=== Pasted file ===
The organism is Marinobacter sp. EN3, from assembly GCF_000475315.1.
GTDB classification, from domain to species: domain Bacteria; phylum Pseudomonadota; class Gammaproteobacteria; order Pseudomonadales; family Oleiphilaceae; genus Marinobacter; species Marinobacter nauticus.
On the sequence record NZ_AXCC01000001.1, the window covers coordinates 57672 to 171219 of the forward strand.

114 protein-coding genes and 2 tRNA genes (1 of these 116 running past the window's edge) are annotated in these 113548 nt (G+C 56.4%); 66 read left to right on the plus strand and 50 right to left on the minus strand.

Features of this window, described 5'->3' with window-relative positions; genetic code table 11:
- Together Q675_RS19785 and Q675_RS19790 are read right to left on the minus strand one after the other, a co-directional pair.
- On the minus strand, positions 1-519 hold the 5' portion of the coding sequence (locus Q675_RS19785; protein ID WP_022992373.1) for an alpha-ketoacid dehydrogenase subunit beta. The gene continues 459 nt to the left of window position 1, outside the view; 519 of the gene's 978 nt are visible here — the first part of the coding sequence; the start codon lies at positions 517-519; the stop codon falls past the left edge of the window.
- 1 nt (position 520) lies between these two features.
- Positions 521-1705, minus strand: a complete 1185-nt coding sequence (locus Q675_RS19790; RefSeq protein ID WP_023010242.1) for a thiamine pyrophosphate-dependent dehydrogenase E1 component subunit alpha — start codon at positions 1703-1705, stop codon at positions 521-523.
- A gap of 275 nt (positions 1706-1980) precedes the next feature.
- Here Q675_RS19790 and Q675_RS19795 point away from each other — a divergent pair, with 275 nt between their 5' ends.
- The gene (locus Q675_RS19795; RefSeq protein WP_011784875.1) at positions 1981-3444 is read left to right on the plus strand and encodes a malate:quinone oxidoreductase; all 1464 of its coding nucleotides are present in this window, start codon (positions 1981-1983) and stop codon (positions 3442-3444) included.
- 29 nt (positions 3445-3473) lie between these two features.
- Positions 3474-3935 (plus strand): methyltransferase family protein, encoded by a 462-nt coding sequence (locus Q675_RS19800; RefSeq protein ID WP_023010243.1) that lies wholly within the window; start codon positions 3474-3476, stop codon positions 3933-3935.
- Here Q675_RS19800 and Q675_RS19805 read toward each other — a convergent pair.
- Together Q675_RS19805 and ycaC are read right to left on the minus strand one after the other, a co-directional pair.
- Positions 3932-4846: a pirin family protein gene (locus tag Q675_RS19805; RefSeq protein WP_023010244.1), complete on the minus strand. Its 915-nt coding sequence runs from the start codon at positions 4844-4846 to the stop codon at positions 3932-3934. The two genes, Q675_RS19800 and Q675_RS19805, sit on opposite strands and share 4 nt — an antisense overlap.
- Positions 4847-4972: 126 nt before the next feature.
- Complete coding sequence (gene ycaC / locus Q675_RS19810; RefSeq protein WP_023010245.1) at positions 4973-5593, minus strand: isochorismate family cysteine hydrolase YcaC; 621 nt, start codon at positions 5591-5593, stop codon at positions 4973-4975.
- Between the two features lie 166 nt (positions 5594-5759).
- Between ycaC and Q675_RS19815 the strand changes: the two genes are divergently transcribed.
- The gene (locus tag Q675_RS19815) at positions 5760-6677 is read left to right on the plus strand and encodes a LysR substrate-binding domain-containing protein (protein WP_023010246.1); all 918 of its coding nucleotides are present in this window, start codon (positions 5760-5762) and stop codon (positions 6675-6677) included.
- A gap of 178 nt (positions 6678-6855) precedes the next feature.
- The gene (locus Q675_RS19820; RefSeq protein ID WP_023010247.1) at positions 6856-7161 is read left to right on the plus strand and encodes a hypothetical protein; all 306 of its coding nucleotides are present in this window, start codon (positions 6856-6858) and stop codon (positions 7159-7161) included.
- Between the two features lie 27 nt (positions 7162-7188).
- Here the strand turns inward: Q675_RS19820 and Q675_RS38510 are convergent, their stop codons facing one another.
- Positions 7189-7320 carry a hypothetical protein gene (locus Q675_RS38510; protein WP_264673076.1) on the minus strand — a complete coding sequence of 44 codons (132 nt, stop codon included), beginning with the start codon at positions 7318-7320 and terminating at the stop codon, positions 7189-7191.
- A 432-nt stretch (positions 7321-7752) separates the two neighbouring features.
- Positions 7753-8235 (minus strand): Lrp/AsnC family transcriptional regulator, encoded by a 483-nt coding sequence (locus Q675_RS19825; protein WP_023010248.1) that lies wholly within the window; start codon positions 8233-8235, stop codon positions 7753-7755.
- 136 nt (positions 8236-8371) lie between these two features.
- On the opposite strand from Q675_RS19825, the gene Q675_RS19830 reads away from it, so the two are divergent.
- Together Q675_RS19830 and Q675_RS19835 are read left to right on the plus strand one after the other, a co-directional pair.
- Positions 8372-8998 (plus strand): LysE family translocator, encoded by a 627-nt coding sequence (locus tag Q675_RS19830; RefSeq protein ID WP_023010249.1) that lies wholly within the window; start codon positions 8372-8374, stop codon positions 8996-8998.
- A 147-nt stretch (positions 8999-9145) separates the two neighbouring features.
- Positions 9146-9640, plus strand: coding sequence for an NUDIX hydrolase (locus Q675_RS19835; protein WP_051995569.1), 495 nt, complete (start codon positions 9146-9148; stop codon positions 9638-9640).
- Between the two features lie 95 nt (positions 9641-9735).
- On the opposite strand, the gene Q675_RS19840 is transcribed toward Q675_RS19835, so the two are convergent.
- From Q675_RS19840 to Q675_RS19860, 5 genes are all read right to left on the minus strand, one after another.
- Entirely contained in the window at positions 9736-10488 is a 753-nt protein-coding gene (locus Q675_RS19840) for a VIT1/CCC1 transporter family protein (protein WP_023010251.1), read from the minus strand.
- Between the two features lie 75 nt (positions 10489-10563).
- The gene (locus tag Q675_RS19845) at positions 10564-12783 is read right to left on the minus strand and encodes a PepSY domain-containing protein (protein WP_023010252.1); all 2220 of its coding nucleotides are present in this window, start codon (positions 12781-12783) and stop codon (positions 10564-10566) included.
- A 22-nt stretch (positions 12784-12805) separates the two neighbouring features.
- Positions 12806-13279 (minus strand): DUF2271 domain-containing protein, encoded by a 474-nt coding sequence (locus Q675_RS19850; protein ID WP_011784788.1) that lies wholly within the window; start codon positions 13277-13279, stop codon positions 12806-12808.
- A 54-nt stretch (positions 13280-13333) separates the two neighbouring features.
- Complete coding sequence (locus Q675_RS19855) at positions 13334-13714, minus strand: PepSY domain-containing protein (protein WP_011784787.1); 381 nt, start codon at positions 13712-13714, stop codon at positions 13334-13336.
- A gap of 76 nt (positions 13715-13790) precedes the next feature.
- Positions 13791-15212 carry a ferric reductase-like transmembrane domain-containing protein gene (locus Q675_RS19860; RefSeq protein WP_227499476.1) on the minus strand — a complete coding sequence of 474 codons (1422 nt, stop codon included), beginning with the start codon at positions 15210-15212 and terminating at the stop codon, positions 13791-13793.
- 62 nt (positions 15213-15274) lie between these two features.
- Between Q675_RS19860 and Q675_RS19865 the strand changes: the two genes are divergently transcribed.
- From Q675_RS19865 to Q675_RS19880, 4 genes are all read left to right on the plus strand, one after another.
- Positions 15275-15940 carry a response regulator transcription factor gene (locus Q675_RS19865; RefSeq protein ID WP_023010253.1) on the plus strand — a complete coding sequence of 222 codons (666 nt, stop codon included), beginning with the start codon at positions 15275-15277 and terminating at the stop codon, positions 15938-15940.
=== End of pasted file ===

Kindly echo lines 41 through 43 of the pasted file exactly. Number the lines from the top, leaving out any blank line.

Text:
- The gene (locus tag Q675_RS19845) at positions 10564-12783 is read right to left on the minus strand and encodes a PepSY domain-containing protein (protein WP_023010252.1); all 2220 of its coding nucleotides are present in this window, start codon (positions 12781-12783) and stop codon (positions 10564-10566) included.
- A 22-nt stretch (positions 12784-12805) separates the two neighbouring features.
- Positions 12806-13279 (minus strand): DUF2271 domain-containing protein, encoded by a 474-nt coding sequence (locus Q675_RS19850; protein ID WP_011784788.1) that lies wholly within the window; start codon positions 13277-13279, stop codon positions 12806-12808.